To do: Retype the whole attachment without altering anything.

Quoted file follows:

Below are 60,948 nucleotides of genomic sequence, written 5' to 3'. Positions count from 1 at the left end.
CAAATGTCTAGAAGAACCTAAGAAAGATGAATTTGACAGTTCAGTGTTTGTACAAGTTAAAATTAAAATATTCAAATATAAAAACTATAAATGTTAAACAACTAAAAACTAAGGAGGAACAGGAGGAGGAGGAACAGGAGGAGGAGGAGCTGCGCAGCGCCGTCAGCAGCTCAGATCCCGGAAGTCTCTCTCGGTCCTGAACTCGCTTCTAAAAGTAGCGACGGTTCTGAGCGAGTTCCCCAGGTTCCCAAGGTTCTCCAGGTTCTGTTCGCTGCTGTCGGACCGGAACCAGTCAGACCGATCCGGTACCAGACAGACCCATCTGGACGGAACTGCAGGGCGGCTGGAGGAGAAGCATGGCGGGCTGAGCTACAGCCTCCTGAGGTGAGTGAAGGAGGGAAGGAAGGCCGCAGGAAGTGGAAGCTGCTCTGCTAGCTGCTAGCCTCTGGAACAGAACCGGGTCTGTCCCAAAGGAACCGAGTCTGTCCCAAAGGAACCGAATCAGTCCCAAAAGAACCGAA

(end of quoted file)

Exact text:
Below are 60,948 nucleotides of genomic sequence, written 5' to 3'. Positions count from 1 at the left end.
CAAATGTCTAGAAGAACCTAAGAAAGATGAATTTGACAGTTCAGTGTTTGTACAAGTTAAAATTAAAATATTCAAATATAAAAACTATAAATGTTAAACAACTAAAAACTAAGGAGGAACAGGAGGAGGAGGAACAGGAGGAGGAGGAGCTGCGCAGCGCCGTCAGCAGCTCAGATCCCGGAAGTCTCTCTCGGTCCTGAACTCGCTTCTAAAAGTAGCGACGGTTCTGAGCGAGTTCCCCAGGTTCCCAAGGTTCTCCAGGTTCTGTTCGCTGCTGTCGGACCGGAACCAGTCAGACCGATCCGGTACCAGACAGACCCATCTGGACGGAACTGCAGGGCGGCTGGAGGAGAAGCATGGCGGGCTGAGCTACAGCCTCCTGAGGTGAGTGAAGGAGGGAAGGAAGGCCGCAGGAAGTGGAAGCTGCTCTGCTAGCTGCTAGCCTCTGGAACAGAACCGGGTCTGTCCCAAAGGAACCGAGTCTGTCCCAAAGGAACCGAATCAGTCCCAAAAGAACCGAA